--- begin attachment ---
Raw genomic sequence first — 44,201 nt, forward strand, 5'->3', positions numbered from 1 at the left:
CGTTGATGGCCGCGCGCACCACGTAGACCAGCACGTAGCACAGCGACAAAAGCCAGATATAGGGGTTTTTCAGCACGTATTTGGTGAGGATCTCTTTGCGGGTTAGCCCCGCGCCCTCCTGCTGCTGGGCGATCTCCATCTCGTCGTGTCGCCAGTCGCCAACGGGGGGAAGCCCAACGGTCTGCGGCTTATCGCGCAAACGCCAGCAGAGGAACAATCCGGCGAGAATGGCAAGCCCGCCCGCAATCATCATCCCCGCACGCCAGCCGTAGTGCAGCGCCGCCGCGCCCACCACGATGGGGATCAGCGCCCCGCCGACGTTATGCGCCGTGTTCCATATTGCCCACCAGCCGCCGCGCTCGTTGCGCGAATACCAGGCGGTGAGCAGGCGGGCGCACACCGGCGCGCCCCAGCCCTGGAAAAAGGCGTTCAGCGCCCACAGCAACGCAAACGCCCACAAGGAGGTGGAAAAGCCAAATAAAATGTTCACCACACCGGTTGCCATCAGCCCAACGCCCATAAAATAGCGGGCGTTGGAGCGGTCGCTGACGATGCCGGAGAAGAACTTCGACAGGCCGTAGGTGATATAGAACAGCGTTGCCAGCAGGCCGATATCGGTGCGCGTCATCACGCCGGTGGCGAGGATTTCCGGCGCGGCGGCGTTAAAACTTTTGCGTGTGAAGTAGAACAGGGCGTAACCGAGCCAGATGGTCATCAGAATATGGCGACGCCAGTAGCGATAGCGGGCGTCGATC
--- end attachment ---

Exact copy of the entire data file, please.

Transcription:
Raw genomic sequence first — 44,201 nt, forward strand, 5'->3', positions numbered from 1 at the left:
CGTTGATGGCCGCGCGCACCACGTAGACCAGCACGTAGCACAGCGACAAAAGCCAGATATAGGGGTTTTTCAGCACGTATTTGGTGAGGATCTCTTTGCGGGTTAGCCCCGCGCCCTCCTGCTGCTGGGCGATCTCCATCTCGTCGTGTCGCCAGTCGCCAACGGGGGGAAGCCCAACGGTCTGCGGCTTATCGCGCAAACGCCAGCAGAGGAACAATCCGGCGAGAATGGCAAGCCCGCCCGCAATCATCATCCCCGCACGCCAGCCGTAGTGCAGCGCCGCCGCGCCCACCACGATGGGGATCAGCGCCCCGCCGACGTTATGCGCCGTGTTCCATATTGCCCACCAGCCGCCGCGCTCGTTGCGCGAATACCAGGCGGTGAGCAGGCGGGCGCACACCGGCGCGCCCCAGCCCTGGAAAAAGGCGTTCAGCGCCCACAGCAACGCAAACGCCCACAAGGAGGTGGAAAAGCCAAATAAAATGTTCACCACACCGGTTGCCATCAGCCCAACGCCCATAAAATAGCGGGCGTTGGAGCGGTCGCTGACGATGCCGGAGAAGAACTTCGACAGGCCGTAGGTGATATAGAACAGCGTTGCCAGCAGGCCGATATCGGTGCGCGTCATCACGCCGGTGGCGAGGATTTCCGGCGCGGCGGCGTTAAAACTTTTGCGTGTGAAGTAGAACAGGGCGTAACCGAGCCAGATGGTCATCAGAATATGGCGACGCCAGTAGCGATAGCGGGCGTCGATC